Federal sentencing is probably the least intuitive process for any lawyer, let alone a non-lawyer, to contemplate. If you watch a typical criminal sentence on a television show or even listen to the news, you quickly realize that many sentences are based upon an agreement between the prosecutor and a defense attorney.
For example, in the state of Texas, if somebody broke into a car, you could as a defense lawyer approach that prosecutor and say, “Hey, can we agree to a probation?” or “Hey, can we agree to ten days in jail as a sentence?” If the prosecutor agrees, you can take that agreement to a judge and 99 times out of 100, that’s the sentence that the client will get.
In the federal system, the prosecutor almost never has the authority to make an offer for a specific sentence. Instead, you go through this complicated United States guidelines computation to give a suggestion to the judge, who solely makes the sentencing decision. They suggest, “Well, you should get kind of this range,” and then the judge can go above or below it. The bottom line is the judge decides, and you have no idea until the day you’re sentenced — one is blinded and one certain. That is probably the easiest way to explain how sentencing in federal cases work.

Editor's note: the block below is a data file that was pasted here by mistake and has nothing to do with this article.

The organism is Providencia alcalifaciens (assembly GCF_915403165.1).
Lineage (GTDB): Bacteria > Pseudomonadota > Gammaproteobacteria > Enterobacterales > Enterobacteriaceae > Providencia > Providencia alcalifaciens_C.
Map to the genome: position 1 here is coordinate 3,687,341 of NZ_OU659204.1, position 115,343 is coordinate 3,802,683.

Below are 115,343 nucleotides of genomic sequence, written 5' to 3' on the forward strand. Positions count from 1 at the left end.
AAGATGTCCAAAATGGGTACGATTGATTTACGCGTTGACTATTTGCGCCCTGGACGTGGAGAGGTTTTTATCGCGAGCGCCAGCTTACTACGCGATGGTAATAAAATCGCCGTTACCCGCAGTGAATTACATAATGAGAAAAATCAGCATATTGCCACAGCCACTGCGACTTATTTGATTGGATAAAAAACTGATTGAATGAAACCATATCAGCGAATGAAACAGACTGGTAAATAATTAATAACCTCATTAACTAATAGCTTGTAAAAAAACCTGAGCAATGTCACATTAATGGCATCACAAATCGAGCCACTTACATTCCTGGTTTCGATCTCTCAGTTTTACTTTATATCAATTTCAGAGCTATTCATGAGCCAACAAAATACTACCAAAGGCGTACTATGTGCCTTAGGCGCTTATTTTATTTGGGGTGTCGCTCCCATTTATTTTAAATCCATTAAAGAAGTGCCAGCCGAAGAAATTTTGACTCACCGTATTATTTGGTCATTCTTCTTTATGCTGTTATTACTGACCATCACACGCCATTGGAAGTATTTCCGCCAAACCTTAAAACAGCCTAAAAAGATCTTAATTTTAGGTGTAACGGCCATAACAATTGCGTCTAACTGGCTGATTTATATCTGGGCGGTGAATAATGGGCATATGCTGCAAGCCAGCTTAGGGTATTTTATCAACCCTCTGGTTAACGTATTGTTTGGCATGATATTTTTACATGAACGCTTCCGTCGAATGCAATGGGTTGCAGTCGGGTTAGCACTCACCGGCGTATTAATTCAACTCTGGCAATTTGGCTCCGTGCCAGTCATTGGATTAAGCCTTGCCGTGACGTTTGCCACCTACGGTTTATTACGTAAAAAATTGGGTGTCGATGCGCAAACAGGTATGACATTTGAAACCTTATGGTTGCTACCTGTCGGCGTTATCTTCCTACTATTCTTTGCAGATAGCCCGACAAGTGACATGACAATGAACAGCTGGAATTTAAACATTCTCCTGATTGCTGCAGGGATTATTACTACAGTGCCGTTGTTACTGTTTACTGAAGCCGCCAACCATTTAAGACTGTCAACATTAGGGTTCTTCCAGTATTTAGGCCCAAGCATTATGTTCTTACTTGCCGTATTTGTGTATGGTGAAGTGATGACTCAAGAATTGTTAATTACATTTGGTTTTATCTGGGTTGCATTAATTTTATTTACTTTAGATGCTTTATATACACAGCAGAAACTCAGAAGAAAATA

We hope you found this information about sentencing in federal cases helpful. For more information on federal criminal defense, visit our federal crimes page or call us at (817) 203-2220.
Also published on Medium.
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